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Despite an increase in volatility, stocks ended the second quarter with solid gains as the global economy continued to recover from the Covid pandemic. The bond market recovered some of its first quarter losses with a nice rebound during the second quarter. Strong corporate earnings across the board and rising consumer confidence continue to fuel stock gains, and consumers are on a spending binge after last year’s lockdown. While most economists expect this growth to slow down sometime in 2022, right now optimism abounds.

The one thing that is currently causing anxiety among investors is the threat of rising inflation. Inflation has been low for such a long time that many have forgotten what terrible economic damage can be caused by rapidly rising prices. The risk to the bond market is fairly obvious. Rising inflation leads to higher interest rates, which leads to lower bond prices. Bonds have benefited from forty years of dropping interest rates, but with rates effectively zero, we are likely to see rates move higher as economic conditions improve.

Equity markets have gotten off to a strong start in 2021, reaching record highs as the U.S. economy continues to recover from the pandemic. Stocks benefited from ongoing vaccination efforts as well as from government stimulus money being distributed to individuals, businesses, and local governments. The bond market, which benefited last year as interest rates dropped to near zero as the economy slowed, declined as interest rates rebounded with the improving economy.

We are in a very interesting time right now. The U.S. economy is recovering, but it is not an equal recovery across the board. Lower wage industries, who bore the brunt of the economic slowdown last year, have been much slower to recover. Likewise, minority and female employment remains more depressed and slower to recover. As of now, the economic recovery continues to be dependent on fiscal and monetary support. We need to see a broader recovery to allow economic growth without the use of government help.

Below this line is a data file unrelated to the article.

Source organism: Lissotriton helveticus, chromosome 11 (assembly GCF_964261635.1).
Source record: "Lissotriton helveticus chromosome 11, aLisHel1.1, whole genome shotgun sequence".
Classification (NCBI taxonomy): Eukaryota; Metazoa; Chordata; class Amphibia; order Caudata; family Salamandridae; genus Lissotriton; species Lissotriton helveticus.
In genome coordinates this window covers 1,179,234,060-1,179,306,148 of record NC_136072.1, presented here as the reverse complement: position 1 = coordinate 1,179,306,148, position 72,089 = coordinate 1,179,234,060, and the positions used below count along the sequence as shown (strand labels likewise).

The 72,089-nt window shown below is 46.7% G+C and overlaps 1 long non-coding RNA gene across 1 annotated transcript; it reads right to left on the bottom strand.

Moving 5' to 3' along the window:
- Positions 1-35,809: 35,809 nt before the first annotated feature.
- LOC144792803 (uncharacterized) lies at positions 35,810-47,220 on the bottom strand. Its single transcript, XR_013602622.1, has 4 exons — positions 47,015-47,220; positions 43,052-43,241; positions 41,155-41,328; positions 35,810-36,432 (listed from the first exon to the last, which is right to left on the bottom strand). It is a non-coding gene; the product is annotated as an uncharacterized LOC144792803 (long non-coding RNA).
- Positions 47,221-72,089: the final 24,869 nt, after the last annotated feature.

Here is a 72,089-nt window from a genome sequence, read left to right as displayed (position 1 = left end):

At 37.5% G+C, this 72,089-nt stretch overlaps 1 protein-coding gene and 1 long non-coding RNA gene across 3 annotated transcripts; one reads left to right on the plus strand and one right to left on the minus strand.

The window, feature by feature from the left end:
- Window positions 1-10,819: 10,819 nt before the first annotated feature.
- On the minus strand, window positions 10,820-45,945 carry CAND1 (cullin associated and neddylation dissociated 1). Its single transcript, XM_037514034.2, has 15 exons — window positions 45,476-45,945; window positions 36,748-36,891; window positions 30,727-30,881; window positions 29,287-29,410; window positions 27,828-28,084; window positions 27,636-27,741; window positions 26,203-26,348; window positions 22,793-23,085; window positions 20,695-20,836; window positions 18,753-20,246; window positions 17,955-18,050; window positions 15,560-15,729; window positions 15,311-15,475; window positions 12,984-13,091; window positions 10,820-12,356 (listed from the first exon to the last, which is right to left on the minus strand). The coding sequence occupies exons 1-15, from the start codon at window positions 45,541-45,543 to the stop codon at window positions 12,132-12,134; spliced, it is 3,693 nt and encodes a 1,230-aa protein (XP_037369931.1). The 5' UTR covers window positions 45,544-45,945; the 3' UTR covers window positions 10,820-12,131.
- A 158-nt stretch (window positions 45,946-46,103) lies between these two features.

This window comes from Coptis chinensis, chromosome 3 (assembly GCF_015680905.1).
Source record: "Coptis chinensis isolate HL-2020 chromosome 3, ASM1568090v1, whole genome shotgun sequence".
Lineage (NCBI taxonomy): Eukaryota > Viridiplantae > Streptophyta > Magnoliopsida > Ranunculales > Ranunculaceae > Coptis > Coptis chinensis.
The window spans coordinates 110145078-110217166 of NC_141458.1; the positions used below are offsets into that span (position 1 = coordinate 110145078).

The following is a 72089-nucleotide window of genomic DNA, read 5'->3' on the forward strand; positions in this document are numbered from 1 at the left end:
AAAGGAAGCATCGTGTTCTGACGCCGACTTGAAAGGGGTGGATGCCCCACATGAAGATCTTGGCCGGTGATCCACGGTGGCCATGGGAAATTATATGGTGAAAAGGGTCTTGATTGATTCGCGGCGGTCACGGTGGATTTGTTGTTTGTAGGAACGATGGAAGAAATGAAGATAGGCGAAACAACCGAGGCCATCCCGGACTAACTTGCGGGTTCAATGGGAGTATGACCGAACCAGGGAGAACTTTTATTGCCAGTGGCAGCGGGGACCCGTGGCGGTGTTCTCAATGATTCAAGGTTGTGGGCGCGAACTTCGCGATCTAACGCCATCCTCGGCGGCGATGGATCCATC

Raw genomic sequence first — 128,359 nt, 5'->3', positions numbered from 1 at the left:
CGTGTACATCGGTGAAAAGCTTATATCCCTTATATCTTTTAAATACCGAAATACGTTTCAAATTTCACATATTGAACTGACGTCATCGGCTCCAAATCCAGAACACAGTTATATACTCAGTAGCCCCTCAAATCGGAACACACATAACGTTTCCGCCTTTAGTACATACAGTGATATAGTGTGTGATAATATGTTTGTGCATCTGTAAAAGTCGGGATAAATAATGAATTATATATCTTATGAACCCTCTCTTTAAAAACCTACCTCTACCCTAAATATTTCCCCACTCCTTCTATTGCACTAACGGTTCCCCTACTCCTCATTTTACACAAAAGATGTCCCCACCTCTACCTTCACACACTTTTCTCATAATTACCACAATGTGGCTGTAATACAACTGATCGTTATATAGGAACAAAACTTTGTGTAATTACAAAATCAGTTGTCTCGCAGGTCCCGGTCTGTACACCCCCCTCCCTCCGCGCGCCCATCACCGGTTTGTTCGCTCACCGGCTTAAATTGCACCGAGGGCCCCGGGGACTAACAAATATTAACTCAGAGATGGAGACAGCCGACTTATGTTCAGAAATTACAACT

If you are like most people we know, you are very glad to be reaching the end of this year. During the past year we have experienced a global pandemic, massive social unrest, a contentious political atmosphere, an economic recession, the largest quarterly drop in GDP in history, and an end to the longest running bull market in American history. While there is no guarantee that things will be better in the upcoming year, sometimes the expectation of better times, along with an effective vaccine against Covid, can lead to better outcomes. The U.S. stock market defied the carnage of 2020 by rebounding after the lockdown, helped by the largest post-election rally since 1932. Bonds also posted gains as interest rates plummeted due to severe economic contraction. It was a very strange year indeed.

The Covid-19 pandemic continues to be the dominate news maker in the U.S. and around the globe. Equity markets rise and fall with positive or negative vaccine news, or news of a spike or reduction in cases and deaths. Most medical experts agree that even with the successful development of a vaccine we are still likely a year away from mass vaccinations, and that’s assuming people are willing to get vaccinated. Polling suggests that up to one half of Americans indicate they will not take the vaccine, ultimately delaying a complete economic recovery. During the third quarter, stocks rose and are now positive for the year, although they experienced a sell off in September as worries grew of lingering economic problems. Bonds were also positive during the third quarter, adding to their gains year to date.